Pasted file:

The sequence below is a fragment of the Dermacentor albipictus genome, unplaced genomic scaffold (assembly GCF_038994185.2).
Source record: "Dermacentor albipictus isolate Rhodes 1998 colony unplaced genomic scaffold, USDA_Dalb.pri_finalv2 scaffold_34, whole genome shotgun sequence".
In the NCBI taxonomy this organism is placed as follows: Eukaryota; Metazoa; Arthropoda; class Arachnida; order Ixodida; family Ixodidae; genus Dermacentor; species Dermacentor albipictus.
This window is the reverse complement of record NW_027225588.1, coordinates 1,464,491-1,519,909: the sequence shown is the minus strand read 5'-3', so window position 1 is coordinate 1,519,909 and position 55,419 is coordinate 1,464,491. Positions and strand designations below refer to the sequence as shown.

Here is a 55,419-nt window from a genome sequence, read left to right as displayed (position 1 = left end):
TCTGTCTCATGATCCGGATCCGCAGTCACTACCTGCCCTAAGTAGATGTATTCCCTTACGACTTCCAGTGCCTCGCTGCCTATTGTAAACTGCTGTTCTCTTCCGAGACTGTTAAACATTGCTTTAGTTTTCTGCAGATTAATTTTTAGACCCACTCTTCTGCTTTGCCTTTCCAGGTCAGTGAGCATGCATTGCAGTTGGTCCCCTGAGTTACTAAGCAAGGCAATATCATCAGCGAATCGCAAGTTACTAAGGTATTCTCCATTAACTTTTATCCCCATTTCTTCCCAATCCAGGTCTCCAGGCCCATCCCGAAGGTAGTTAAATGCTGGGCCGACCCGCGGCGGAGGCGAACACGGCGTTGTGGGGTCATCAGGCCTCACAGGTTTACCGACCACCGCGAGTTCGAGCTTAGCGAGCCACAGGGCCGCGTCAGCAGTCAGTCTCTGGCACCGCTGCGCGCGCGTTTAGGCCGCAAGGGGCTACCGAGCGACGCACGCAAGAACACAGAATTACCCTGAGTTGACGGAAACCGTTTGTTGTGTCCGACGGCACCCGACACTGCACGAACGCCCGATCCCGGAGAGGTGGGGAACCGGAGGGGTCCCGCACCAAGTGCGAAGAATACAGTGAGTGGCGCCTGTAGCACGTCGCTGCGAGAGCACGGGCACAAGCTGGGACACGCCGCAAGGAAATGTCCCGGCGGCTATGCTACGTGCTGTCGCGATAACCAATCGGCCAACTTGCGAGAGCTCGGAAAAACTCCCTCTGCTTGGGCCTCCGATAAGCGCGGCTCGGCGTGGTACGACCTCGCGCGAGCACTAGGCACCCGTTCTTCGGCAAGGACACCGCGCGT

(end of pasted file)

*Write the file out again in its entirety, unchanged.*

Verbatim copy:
The sequence below is a fragment of the Dermacentor albipictus genome, unplaced genomic scaffold (assembly GCF_038994185.2).
Source record: "Dermacentor albipictus isolate Rhodes 1998 colony unplaced genomic scaffold, USDA_Dalb.pri_finalv2 scaffold_34, whole genome shotgun sequence".
In the NCBI taxonomy this organism is placed as follows: Eukaryota; Metazoa; Arthropoda; class Arachnida; order Ixodida; family Ixodidae; genus Dermacentor; species Dermacentor albipictus.
This window is the reverse complement of record NW_027225588.1, coordinates 1,464,491-1,519,909: the sequence shown is the minus strand read 5'-3', so window position 1 is coordinate 1,519,909 and position 55,419 is coordinate 1,464,491. Positions and strand designations below refer to the sequence as shown.

Here is a 55,419-nt window from a genome sequence, read left to right as displayed (position 1 = left end):
TCTGTCTCATGATCCGGATCCGCAGTCACTACCTGCCCTAAGTAGATGTATTCCCTTACGACTTCCAGTGCCTCGCTGCCTATTGTAAACTGCTGTTCTCTTCCGAGACTGTTAAACATTGCTTTAGTTTTCTGCAGATTAATTTTTAGACCCACTCTTCTGCTTTGCCTTTCCAGGTCAGTGAGCATGCATTGCAGTTGGTCCCCTGAGTTACTAAGCAAGGCAATATCATCAGCGAATCGCAAGTTACTAAGGTATTCTCCATTAACTTTTATCCCCATTTCTTCCCAATCCAGGTCTCCAGGCCCATCCCGAAGGTAGTTAAATGCTGGGCCGACCCGCGGCGGAGGCGAACACGGCGTTGTGGGGTCATCAGGCCTCACAGGTTTACCGACCACCGCGAGTTCGAGCTTAGCGAGCCACAGGGCCGCGTCAGCAGTCAGTCTCTGGCACCGCTGCGCGCGCGTTTAGGCCGCAAGGGGCTACCGAGCGACGCACGCAAGAACACAGAATTACCCTGAGTTGACGGAAACCGTTTGTTGTGTCCGACGGCACCCGACACTGCACGAACGCCCGATCCCGGAGAGGTGGGGAACCGGAGGGGTCCCGCACCAAGTGCGAAGAATACAGTGAGTGGCGCCTGTAGCACGTCGCTGCGAGAGCACGGGCACAAGCTGGGACACGCCGCAAGGAAATGTCCCGGCGGCTATGCTACGTGCTGTCGCGATAACCAATCGGCCAACTTGCGAGAGCTCGGAAAAACTCCCTCTGCTTGGGCCTCCGATAAGCGCGGCTCGGCGTGGTACGACCTCGCGCGAGCACTAGGCACCCGTTCTTCGGCAAGGACACCGCGCGT